KISS Grammar Workbooks

 
Adjectives and Adverbs

      Adjectives and adverbs describe (modify the meaning of) other words in a sentence. Adjectives modify nouns or pronouns. Therefore:

A word (or construction) that describes a noun or pronoun functions as (and therefore is) an adjective.
Adverbs modify verbs, adjectives, or other adverbs. Therefore:
A word (or construction) that describes a verb, an adjective, or another adverb functions as (and therefore is) an adverb.

    "A," "an," and "the" always function as adjectives. "A" and "an" indicate that the word modified refers to anything named by the noun or to something that is not specifically known to the person spoken to.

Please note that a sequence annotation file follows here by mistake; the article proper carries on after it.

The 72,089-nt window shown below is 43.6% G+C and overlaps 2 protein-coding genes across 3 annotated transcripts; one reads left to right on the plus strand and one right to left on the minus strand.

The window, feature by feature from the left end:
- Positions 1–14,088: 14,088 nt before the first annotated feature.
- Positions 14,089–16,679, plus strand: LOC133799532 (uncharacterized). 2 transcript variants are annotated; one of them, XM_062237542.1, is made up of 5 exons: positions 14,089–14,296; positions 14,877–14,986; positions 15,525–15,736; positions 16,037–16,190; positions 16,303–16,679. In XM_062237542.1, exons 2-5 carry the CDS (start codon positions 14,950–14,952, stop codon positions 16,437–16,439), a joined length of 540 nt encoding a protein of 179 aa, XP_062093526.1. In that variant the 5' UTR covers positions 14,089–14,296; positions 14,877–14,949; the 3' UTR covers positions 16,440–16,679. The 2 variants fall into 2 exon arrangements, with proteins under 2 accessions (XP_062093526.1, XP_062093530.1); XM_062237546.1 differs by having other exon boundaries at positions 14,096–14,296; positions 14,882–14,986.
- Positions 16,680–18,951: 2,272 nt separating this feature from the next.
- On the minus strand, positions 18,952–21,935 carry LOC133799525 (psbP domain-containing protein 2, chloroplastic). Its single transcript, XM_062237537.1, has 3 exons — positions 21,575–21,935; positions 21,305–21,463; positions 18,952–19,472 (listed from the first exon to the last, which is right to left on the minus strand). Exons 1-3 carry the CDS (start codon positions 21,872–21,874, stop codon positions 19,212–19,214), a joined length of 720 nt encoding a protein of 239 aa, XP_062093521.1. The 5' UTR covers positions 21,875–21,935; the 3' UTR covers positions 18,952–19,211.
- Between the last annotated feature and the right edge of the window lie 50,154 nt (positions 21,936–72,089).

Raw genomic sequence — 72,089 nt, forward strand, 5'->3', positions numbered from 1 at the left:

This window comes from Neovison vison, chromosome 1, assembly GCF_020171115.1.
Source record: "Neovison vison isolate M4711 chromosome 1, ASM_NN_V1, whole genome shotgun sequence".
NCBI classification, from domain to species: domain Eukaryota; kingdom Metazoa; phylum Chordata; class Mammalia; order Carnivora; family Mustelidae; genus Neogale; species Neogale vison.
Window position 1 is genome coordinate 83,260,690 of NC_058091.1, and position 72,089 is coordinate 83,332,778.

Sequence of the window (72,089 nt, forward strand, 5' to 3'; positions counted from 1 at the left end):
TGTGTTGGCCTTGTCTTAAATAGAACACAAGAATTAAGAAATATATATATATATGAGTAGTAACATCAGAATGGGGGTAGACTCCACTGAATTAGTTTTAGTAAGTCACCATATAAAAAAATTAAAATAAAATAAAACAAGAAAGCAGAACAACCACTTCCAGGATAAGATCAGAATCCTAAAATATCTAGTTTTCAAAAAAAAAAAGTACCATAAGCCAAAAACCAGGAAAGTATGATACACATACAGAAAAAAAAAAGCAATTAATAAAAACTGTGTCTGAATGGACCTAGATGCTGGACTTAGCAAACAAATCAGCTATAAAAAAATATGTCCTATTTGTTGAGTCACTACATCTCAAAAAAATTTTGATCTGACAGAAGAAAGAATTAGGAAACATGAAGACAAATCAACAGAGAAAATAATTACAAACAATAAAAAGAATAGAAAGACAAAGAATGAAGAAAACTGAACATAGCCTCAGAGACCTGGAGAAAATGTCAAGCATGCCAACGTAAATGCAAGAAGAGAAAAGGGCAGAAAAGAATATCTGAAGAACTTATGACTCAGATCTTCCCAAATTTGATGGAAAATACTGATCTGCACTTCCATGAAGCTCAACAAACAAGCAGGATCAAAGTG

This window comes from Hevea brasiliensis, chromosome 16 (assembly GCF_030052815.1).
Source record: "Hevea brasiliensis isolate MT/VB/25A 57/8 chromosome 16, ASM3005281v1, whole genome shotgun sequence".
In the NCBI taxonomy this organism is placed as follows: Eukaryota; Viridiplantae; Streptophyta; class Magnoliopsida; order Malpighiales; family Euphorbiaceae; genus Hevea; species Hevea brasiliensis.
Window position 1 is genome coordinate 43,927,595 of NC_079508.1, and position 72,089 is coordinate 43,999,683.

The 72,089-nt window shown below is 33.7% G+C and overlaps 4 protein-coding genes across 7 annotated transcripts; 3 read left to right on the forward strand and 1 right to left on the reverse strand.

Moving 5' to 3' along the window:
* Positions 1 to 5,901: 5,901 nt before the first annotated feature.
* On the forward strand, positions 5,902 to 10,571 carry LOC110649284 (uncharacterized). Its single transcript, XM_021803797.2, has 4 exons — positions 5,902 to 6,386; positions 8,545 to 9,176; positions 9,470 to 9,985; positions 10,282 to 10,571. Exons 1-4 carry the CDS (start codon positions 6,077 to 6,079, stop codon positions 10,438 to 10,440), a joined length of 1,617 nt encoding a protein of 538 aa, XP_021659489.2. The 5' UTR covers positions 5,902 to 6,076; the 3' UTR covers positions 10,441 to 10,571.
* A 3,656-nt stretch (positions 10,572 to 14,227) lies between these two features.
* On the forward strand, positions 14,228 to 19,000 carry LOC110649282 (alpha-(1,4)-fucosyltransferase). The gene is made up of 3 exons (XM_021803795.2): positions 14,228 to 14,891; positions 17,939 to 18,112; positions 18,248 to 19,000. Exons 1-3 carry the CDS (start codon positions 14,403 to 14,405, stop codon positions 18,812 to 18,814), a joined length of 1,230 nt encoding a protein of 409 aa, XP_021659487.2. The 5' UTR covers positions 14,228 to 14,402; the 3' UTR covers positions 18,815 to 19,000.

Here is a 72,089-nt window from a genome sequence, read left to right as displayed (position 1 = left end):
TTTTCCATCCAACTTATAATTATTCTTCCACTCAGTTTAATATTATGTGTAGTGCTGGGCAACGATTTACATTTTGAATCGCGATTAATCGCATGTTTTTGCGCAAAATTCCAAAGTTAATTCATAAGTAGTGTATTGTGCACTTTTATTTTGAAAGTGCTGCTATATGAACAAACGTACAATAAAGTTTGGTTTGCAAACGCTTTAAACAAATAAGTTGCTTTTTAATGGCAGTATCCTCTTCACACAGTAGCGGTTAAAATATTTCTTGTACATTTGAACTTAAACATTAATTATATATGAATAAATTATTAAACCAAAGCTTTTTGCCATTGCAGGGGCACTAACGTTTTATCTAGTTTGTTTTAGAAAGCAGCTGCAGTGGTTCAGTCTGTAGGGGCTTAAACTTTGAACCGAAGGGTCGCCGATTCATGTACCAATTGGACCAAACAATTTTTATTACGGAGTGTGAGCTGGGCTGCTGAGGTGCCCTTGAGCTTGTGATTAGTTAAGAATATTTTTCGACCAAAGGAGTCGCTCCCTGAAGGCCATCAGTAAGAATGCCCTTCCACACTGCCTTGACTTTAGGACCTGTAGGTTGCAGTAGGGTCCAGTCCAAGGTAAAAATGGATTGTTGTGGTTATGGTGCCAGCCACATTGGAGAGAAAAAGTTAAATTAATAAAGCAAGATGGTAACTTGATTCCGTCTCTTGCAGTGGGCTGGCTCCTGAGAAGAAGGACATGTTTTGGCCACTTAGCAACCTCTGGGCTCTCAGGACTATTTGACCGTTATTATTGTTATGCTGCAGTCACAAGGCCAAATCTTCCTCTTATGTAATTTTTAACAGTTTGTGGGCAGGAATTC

For example, "A man never cries," means that any man never cries. In "A man was walking down the road," the speaker or writer implies that the person hearing or reading does not know the identity of the man. On the other hand, "The man was walking down the road," means that the people hearing or reading already know which man is being talked or written about.



     In order to tell if a word is an adjective or an adverb, you must first look at the word in the context of a sentence. Thus, in the sentence

The little swan proudly blew his trumpet.

"The" and "little" are adjectives because they describe the noun "swan." "Proudly" describes how he "blew." Since "blew" is a verb, "proudly" is an adverb. Similarly, "his" describes the noun "trumpet," so "his" is an adjective.